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So the time has come, where you think you need a new ad server. This is not a trivial endeavor and generally is a very long and arduous journey, so you want to be absolutely certain getting into a new ad server really makes sense. How do you know it’s time?
Well, here are a few of the more common reasons we see people change ad servers:
- Simplifying technology across your organization
- Replacing multiple ad servers with one common platform
- You’re on a self-hosted solution which made a lot of sense years ago, but is now something your IT folks are tired of dealing with and don’t want to support
- Whenever you have an issue and call support, they won’t take your call nor will they return your emails (this is their subtle way of saying it’s time for you to move on)
- Key targeting capabilities that your sales folks need and your advertisers demand are not supported
- When you ask your vendor about mobile and video capabilities, their eyes glaze over
All of these are very valid reasons to take on the selection and implementation of a new ad server, so how do you get started? Well, that is somewhat of a loaded question. One of the best ways to figure out who’s out there is to talk with your peers (aka the AdMonsters community). You’ll get a lot of names, but you also need to be careful.
Who Is the Fairest of Them All?
Asking “What is the best ad server?” is a lot like asking “What’s the best automobile?” Someone may say the Honda Odyssey and someone else may say the Ford F-150. If you have four kids, then the Honda Odyssey makes perfect sense. If you haul heavy construction materials, then clearly it’s the Ford truck. If you have no kids, don’t need a truck and drive 40 miles to work, then neither one of those is a very good option for you, so the answer to the question depends on your specific needs.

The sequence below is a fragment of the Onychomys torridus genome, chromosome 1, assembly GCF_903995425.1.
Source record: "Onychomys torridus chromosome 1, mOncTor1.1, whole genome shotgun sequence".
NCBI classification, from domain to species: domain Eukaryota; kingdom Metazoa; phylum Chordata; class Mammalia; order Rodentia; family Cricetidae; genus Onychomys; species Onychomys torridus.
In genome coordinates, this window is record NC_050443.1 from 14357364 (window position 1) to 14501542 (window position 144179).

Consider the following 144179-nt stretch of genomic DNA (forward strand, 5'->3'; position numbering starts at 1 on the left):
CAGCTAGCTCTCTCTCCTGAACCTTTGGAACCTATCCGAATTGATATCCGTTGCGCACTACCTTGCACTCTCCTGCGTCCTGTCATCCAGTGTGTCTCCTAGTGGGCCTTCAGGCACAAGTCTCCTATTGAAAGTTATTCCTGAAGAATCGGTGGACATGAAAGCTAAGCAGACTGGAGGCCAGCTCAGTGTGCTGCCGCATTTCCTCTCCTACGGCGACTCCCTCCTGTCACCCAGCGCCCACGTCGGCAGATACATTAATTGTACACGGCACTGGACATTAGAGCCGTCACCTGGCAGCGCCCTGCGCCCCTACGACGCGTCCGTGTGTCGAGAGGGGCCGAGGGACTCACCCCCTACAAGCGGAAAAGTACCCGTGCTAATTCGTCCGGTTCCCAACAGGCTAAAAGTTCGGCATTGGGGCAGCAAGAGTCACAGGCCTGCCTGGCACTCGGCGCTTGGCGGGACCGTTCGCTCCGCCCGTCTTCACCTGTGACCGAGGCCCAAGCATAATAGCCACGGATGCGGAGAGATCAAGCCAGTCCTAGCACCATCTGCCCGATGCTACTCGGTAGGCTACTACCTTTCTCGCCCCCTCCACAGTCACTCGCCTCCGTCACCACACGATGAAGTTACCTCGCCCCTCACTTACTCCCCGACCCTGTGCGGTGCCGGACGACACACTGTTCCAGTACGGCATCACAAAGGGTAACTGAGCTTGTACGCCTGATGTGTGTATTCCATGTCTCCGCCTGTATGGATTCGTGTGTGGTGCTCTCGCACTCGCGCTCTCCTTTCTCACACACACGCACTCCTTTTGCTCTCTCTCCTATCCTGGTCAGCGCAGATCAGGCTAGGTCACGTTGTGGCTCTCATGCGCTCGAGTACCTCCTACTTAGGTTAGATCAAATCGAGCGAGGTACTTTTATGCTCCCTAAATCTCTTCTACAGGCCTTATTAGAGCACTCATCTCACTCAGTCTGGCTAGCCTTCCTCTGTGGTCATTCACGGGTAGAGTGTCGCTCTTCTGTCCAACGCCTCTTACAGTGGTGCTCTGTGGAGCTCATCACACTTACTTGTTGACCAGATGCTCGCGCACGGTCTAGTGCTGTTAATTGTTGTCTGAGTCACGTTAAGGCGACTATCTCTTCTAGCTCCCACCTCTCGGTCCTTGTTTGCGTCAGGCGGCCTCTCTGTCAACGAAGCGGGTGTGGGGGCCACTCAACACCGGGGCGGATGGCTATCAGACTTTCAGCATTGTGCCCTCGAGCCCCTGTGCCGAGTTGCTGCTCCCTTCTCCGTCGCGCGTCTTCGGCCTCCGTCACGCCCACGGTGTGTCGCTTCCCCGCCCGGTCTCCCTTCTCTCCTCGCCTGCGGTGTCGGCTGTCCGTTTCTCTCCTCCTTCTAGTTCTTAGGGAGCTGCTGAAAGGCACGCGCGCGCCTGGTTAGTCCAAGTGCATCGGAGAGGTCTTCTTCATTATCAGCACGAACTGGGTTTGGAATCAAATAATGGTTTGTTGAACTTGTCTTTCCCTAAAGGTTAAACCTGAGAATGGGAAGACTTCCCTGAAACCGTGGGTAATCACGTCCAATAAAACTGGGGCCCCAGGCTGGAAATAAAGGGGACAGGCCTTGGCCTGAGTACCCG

The same applies to ad servers – you need to identify your specific needs. Is it price, functionality, customer support, workflow integration, vendor location or something else entirely?
You’ll find that all of the ad serving vendors shine in their own ways, so it’s really a matter of determining your needs, then figuring out which vendor(s) can best meet your requirements. Maybe no vendors fit your bill – well, then it becomes a matter of who is willing to commit to that feature on their roadmap as well as meet all of your other criteria.
Take the Time, Do It Right
We’ve mentioned it before in other posts, but it’s critically important for you to treat the ad server selection and implementation just like any large project, and dedicate the proper resources to the effort. Your team should spend the time to gather (and document) your requirements and not just cool features and price, but really dig deep to understand the requirements of your entire organization (ad ops, sales, finance, IT, etc.). By taking the time upfront, you’ll then have the core elements identified against which you can evaluate the respective vendors to determine the solution that looks best for your business.
What’s the bottom line: take the time to make sure you truly need a new ad server, and once you know that you do, don’t underestimate the task and absolutely dedicate the resources (time, money, people, etc.) to doing a thorough evaluation to get the best option for your organization.
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